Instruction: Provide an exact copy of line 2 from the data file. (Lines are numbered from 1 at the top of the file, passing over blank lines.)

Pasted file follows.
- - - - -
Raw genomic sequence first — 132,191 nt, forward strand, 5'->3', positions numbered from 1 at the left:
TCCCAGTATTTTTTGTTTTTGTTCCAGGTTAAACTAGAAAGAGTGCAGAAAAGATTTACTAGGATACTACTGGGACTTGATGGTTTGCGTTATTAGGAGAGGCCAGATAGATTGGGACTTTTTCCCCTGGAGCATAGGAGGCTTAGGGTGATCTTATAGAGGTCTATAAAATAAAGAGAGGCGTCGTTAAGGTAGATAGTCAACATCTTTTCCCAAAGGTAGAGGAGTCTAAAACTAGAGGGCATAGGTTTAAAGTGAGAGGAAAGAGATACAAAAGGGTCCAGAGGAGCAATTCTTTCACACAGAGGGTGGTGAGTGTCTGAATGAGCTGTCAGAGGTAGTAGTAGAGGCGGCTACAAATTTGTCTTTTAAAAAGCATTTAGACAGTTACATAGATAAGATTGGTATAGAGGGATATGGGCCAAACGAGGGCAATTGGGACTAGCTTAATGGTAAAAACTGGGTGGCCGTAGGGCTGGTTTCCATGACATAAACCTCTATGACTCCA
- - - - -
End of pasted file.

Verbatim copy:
TCCCAGTATTTTTTGTTTTTGTTCCAGGTTAAACTAGAAAGAGTGCAGAAAAGATTTACTAGGATACTACTGGGACTTGATGGTTTGCGTTATTAGGAGAGGCCAGATAGATTGGGACTTTTTCCCCTGGAGCATAGGAGGCTTAGGGTGATCTTATAGAGGTCTATAAAATAAAGAGAGGCGTCGTTAAGGTAGATAGTCAACATCTTTTCCCAAAGGTAGAGGAGTCTAAAACTAGAGGGCATAGGTTTAAAGTGAGAGGAAAGAGATACAAAAGGGTCCAGAGGAGCAATTCTTTCACACAGAGGGTGGTGAGTGTCTGAATGAGCTGTCAGAGGTAGTAGTAGAGGCGGCTACAAATTTGTCTTTTAAAAAGCATTTAGACAGTTACATAGATAAGATTGGTATAGAGGGATATGGGCCAAACGAGGGCAATTGGGACTAGCTTAATGGTAAAAACTGGGTGGCCGTAGGGCTGGTTTCCATGACATAAACCTCTATGACTCCA